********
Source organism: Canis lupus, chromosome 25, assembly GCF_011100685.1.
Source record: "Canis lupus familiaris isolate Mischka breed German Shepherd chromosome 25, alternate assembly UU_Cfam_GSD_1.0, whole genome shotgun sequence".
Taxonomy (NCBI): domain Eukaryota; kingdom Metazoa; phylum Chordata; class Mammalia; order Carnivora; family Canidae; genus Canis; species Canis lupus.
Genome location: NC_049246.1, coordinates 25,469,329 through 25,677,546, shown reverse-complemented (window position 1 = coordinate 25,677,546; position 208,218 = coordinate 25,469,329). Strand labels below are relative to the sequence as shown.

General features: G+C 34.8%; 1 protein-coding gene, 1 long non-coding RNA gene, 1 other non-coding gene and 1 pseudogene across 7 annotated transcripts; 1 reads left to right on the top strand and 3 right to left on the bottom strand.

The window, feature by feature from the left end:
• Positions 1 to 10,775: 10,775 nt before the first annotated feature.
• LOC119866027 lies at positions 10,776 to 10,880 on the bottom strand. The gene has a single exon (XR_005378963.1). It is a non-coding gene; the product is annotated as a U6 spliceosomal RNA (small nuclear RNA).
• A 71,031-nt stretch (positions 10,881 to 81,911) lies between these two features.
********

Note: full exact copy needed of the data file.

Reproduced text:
Source organism: Canis lupus, chromosome 25, assembly GCF_011100685.1.
Source record: "Canis lupus familiaris isolate Mischka breed German Shepherd chromosome 25, alternate assembly UU_Cfam_GSD_1.0, whole genome shotgun sequence".
Taxonomy (NCBI): domain Eukaryota; kingdom Metazoa; phylum Chordata; class Mammalia; order Carnivora; family Canidae; genus Canis; species Canis lupus.
Genome location: NC_049246.1, coordinates 25,469,329 through 25,677,546, shown reverse-complemented (window position 1 = coordinate 25,677,546; position 208,218 = coordinate 25,469,329). Strand labels below are relative to the sequence as shown.

General features: G+C 34.8%; 1 protein-coding gene, 1 long non-coding RNA gene, 1 other non-coding gene and 1 pseudogene across 7 annotated transcripts; 1 reads left to right on the top strand and 3 right to left on the bottom strand.

The window, feature by feature from the left end:
• Positions 1 to 10,775: 10,775 nt before the first annotated feature.
• LOC119866027 lies at positions 10,776 to 10,880 on the bottom strand. The gene has a single exon (XR_005378963.1). It is a non-coding gene; the product is annotated as a U6 spliceosomal RNA (small nuclear RNA).
• A 71,031-nt stretch (positions 10,881 to 81,911) lies between these two features.